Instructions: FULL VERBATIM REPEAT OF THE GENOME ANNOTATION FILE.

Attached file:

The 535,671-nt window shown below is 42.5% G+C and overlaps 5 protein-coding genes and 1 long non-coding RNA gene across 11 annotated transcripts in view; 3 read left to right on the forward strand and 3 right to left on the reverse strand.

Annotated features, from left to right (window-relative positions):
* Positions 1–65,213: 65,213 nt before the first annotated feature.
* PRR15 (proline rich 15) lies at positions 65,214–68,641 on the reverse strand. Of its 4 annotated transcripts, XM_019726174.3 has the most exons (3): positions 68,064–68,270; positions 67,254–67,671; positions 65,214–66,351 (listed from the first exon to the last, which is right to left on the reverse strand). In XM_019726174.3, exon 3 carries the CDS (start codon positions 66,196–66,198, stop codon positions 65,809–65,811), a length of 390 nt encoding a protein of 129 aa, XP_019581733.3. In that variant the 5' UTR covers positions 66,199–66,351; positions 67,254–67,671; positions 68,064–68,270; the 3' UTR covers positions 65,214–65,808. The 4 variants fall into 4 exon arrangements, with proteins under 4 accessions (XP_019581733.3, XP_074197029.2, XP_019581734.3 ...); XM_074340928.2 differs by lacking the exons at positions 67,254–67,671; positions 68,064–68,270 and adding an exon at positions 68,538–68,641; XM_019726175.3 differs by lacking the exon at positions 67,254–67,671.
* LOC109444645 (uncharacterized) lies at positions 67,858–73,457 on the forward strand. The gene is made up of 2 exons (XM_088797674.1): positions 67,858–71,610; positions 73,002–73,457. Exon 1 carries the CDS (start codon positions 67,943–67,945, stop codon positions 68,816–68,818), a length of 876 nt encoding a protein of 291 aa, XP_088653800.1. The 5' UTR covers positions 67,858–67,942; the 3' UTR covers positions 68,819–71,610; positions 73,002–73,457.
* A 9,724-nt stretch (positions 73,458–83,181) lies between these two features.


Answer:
The 535,671-nt window shown below is 42.5% G+C and overlaps 5 protein-coding genes and 1 long non-coding RNA gene across 11 annotated transcripts in view; 3 read left to right on the forward strand and 3 right to left on the reverse strand.

Annotated features, from left to right (window-relative positions):
* Positions 1–65,213: 65,213 nt before the first annotated feature.
* PRR15 (proline rich 15) lies at positions 65,214–68,641 on the reverse strand. Of its 4 annotated transcripts, XM_019726174.3 has the most exons (3): positions 68,064–68,270; positions 67,254–67,671; positions 65,214–66,351 (listed from the first exon to the last, which is right to left on the reverse strand). In XM_019726174.3, exon 3 carries the CDS (start codon positions 66,196–66,198, stop codon positions 65,809–65,811), a length of 390 nt encoding a protein of 129 aa, XP_019581733.3. In that variant the 5' UTR covers positions 66,199–66,351; positions 67,254–67,671; positions 68,064–68,270; the 3' UTR covers positions 65,214–65,808. The 4 variants fall into 4 exon arrangements, with proteins under 4 accessions (XP_019581733.3, XP_074197029.2, XP_019581734.3 ...); XM_074340928.2 differs by lacking the exons at positions 67,254–67,671; positions 68,064–68,270 and adding an exon at positions 68,538–68,641; XM_019726175.3 differs by lacking the exon at positions 67,254–67,671.
* LOC109444645 (uncharacterized) lies at positions 67,858–73,457 on the forward strand. The gene is made up of 2 exons (XM_088797674.1): positions 67,858–71,610; positions 73,002–73,457. Exon 1 carries the CDS (start codon positions 67,943–67,945, stop codon positions 68,816–68,818), a length of 876 nt encoding a protein of 291 aa, XP_088653800.1. The 5' UTR covers positions 67,858–67,942; the 3' UTR covers positions 68,819–71,610; positions 73,002–73,457.
* A 9,724-nt stretch (positions 73,458–83,181) lies between these two features.